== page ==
Tesla (TSLA)

Tesla (TSLA)

Summary:  ON SALE

Score:  17/20

MOS:  80%

Share Price:  $709

Sticker Price:  $3568

Is Tesla stock a good buy?

Tesla, Inc. is an American electric vehicle and clean energy company founded in 2003 and based in Palo Alto, California. 

Martin Eberhard and Marc Tarpenning originally founded Tesla and served as CEO and CFO. Ian Wright was Tesla’s third employee, joining a few months later. In 2004 they conducted a series A funding round and raised $7.5M including $6.5M from Elon Musk. Following the investing round, Musk joined the company and became chairman of the board of directors and soon after J.B. Straubel joined Tesla in 2004 as CTO. In 2009 a lawsuit settlement allowed all five guys (Eberhard, Tarpenning, Wright, Musk, and Straubel) to call themselves co-founders.

Tesla has two main sources of revenue including automotive and energy generation and storage.

Most of us are familiar with the automotive channel as it’s known for the design, development, manufacturing, sales, and leasing of electric vehicles. This channel accounts for 94% of revenue.

The energy generation and storage channel is known for solar roofs and panels which account for 6% of revenue.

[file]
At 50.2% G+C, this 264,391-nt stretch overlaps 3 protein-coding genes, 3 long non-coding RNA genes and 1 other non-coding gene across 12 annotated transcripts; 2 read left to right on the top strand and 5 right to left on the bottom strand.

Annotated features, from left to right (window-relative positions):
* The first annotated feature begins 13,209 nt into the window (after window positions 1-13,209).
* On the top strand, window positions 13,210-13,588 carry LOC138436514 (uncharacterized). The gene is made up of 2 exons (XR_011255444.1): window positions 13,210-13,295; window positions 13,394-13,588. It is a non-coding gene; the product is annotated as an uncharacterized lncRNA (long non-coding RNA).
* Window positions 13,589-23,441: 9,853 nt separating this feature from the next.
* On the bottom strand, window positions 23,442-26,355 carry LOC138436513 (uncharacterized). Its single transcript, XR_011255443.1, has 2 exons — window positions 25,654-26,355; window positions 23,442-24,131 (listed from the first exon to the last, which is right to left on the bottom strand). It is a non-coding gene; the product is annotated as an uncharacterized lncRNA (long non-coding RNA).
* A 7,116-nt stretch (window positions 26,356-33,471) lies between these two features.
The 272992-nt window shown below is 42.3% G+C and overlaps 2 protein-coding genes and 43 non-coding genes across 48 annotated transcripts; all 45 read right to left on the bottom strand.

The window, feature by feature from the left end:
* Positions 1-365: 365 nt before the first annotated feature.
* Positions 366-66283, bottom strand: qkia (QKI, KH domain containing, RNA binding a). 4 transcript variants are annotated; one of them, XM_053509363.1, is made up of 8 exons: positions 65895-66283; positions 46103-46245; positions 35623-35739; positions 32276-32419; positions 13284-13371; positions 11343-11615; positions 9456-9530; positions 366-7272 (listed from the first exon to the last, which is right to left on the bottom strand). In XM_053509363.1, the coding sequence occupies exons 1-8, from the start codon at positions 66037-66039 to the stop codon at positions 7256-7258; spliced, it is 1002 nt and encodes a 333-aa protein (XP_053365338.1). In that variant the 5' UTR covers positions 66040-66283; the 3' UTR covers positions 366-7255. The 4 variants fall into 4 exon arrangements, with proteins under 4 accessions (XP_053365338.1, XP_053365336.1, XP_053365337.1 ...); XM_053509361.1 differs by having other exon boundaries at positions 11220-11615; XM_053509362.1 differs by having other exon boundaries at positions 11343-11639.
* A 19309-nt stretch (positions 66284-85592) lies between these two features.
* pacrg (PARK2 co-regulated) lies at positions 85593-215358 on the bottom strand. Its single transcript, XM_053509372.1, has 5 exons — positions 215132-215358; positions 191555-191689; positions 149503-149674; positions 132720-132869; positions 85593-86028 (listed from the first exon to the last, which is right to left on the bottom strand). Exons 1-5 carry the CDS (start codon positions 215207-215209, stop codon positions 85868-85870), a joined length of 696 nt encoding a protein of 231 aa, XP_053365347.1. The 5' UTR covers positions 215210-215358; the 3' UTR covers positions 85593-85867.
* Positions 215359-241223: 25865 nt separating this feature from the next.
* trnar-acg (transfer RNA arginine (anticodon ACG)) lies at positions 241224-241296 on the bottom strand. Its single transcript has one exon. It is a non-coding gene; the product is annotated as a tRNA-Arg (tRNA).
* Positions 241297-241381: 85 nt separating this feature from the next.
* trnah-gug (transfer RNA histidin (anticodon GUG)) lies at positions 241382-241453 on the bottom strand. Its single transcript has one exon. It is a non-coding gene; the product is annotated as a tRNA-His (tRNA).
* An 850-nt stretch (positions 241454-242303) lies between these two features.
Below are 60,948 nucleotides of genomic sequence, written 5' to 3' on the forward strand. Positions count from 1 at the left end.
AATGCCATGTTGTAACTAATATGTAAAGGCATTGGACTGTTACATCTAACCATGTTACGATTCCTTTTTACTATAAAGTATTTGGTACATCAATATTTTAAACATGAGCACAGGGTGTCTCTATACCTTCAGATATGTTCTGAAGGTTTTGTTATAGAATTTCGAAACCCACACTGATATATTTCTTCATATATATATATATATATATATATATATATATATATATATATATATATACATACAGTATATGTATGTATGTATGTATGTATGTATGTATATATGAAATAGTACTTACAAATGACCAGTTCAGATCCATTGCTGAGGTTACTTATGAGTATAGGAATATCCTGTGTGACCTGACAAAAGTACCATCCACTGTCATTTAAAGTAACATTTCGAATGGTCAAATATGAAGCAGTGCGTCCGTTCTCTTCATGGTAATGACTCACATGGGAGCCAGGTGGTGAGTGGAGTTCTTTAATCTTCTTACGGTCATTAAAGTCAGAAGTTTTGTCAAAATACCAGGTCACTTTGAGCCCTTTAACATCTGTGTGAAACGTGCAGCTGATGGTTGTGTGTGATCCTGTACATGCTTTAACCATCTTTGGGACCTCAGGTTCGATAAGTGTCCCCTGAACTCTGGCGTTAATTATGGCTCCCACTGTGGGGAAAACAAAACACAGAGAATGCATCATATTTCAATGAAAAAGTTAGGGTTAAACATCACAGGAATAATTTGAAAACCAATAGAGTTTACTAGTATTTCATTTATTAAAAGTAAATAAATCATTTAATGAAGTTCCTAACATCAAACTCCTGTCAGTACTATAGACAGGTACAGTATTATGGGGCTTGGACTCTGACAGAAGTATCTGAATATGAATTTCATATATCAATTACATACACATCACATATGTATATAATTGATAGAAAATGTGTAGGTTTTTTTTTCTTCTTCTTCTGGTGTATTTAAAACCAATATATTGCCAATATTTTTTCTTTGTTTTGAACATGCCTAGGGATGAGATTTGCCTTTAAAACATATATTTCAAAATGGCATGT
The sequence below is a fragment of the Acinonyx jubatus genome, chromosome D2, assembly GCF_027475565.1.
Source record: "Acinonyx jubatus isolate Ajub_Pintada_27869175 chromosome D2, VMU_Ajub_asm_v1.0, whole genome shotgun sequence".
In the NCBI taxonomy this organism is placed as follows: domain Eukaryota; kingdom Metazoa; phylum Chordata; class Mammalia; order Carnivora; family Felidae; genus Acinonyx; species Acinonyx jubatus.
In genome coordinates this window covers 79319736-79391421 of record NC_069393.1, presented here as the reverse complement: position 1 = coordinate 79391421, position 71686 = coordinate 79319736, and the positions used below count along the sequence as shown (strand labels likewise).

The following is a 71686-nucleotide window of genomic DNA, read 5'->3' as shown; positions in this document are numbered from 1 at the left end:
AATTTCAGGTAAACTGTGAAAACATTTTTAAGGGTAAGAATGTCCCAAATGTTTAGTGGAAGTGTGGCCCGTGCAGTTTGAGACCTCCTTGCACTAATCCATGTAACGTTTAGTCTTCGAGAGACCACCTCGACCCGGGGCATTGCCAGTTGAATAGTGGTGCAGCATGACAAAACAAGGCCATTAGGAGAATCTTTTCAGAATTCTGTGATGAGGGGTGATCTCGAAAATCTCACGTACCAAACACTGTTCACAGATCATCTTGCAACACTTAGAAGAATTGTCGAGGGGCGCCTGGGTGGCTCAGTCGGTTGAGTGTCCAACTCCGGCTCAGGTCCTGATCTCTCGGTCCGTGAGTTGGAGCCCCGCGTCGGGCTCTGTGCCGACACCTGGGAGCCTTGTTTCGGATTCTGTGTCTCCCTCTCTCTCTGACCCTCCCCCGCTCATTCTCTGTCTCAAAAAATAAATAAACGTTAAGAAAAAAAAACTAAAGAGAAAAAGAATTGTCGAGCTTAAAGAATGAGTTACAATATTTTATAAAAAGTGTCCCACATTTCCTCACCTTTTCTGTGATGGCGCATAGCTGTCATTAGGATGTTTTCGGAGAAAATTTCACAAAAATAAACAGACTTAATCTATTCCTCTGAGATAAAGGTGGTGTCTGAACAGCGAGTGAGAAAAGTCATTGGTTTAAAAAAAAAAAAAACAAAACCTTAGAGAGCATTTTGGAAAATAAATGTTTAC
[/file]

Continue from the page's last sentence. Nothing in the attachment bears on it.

Here are Tesla’s current automobile line and estimated retail prices. All prices shown in USD.

Tesla Model S – $81,190 

Tesla Model X – $91,190

Tesla Model Y – $41,190

Tesla Model 3 – $38,690

Cybertruck – $39,900

Roadster – $200,000


Although Tesla is the current leader for EV sales around the globe, the competition is heating up. 

Here is what the news has to say about the industry and the competition.

This article from caranddriver.com lists the top selling EVs in 2021 (as of July) along with base prices.

  1. Tesla Model Y (76,429 units sold) – $41,190
  2. Tesla Model 3 (51,510 units sold) – $38,690
  3. Chevrolet Bolt EV and EUV (20,288 units sold) – $37,495
  4. Ford Mustang Mach-E (12,975 units sold) – $43,995
  5. Nissan Leaf (7729 units sold) – $32,620
  6. Audi e-tron and e-tron Sportback (6884 units sold) – $66,995
  7. Volkswagen ID.4 (6230 units sold) – $41,190
  8. Tesla Model X (6206 units sold) – $91,190
  9. Porsche Taycan (5367 units sold) – $81,250
  10. Tesla Model S (5155 units sold) – $81,190
  11. Hyundai Kona Electric (4346 units sold) – $38,575
  12. Hyundai Ioniq Electric (1022 units sold) – $34,250